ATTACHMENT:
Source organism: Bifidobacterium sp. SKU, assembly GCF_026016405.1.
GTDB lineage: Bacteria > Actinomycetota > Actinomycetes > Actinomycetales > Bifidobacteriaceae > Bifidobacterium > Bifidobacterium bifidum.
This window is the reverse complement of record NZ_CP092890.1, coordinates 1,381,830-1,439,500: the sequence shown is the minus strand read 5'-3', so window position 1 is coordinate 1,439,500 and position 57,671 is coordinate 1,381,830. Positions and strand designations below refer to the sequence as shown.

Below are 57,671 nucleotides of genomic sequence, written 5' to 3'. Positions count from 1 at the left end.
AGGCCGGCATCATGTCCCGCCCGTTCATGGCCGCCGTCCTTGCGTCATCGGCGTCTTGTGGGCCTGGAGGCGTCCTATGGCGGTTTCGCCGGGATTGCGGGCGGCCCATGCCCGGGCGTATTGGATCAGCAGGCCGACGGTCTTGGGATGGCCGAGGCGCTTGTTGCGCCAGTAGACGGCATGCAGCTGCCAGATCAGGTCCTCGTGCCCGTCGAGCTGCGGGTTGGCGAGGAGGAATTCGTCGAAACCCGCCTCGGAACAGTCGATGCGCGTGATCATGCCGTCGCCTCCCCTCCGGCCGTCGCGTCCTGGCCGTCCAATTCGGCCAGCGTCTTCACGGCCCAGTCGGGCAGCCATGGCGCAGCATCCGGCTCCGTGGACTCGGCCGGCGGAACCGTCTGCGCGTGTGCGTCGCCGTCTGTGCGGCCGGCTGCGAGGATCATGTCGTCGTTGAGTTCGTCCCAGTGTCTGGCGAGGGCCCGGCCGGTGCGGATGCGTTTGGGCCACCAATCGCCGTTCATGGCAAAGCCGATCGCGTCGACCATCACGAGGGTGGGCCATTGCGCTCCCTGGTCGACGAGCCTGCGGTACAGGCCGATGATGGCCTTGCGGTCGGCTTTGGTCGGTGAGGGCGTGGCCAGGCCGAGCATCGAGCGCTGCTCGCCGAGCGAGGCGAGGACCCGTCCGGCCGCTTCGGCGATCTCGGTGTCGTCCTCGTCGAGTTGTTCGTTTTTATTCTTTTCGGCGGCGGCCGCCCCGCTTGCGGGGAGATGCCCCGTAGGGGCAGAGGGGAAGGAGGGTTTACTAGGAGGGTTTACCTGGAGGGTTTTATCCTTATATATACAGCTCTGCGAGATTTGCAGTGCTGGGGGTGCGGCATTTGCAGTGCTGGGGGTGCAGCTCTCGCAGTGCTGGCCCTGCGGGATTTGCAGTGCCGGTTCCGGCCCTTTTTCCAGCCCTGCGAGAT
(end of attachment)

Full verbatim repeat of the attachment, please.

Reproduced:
Source organism: Bifidobacterium sp. SKU, assembly GCF_026016405.1.
GTDB lineage: Bacteria > Actinomycetota > Actinomycetes > Actinomycetales > Bifidobacteriaceae > Bifidobacterium > Bifidobacterium bifidum.
This window is the reverse complement of record NZ_CP092890.1, coordinates 1,381,830-1,439,500: the sequence shown is the minus strand read 5'-3', so window position 1 is coordinate 1,439,500 and position 57,671 is coordinate 1,381,830. Positions and strand designations below refer to the sequence as shown.

Below are 57,671 nucleotides of genomic sequence, written 5' to 3'. Positions count from 1 at the left end.
AGGCCGGCATCATGTCCCGCCCGTTCATGGCCGCCGTCCTTGCGTCATCGGCGTCTTGTGGGCCTGGAGGCGTCCTATGGCGGTTTCGCCGGGATTGCGGGCGGCCCATGCCCGGGCGTATTGGATCAGCAGGCCGACGGTCTTGGGATGGCCGAGGCGCTTGTTGCGCCAGTAGACGGCATGCAGCTGCCAGATCAGGTCCTCGTGCCCGTCGAGCTGCGGGTTGGCGAGGAGGAATTCGTCGAAACCCGCCTCGGAACAGTCGATGCGCGTGATCATGCCGTCGCCTCCCCTCCGGCCGTCGCGTCCTGGCCGTCCAATTCGGCCAGCGTCTTCACGGCCCAGTCGGGCAGCCATGGCGCAGCATCCGGCTCCGTGGACTCGGCCGGCGGAACCGTCTGCGCGTGTGCGTCGCCGTCTGTGCGGCCGGCTGCGAGGATCATGTCGTCGTTGAGTTCGTCCCAGTGTCTGGCGAGGGCCCGGCCGGTGCGGATGCGTTTGGGCCACCAATCGCCGTTCATGGCAAAGCCGATCGCGTCGACCATCACGAGGGTGGGCCATTGCGCTCCCTGGTCGACGAGCCTGCGGTACAGGCCGATGATGGCCTTGCGGTCGGCTTTGGTCGGTGAGGGCGTGGCCAGGCCGAGCATCGAGCGCTGCTCGCCGAGCGAGGCGAGGACCCGTCCGGCCGCTTCGGCGATCTCGGTGTCGTCCTCGTCGAGTTGTTCGTTTTTATTCTTTTCGGCGGCGGCCGCCCCGCTTGCGGGGAGATGCCCCGTAGGGGCAGAGGGGAAGGAGGGTTTACTAGGAGGGTTTACCTGGAGGGTTTTATCCTTATATATACAGCTCTGCGAGATTTGCAGTGCTGGGGGTGCGGCATTTGCAGTGCTGGGGGTGCAGCTCTCGCAGTGCTGGCCCTGCGGGATTTGCAGTGCCGGTTCCGGCCCTTTTTCCAGCCCTGCGAGAT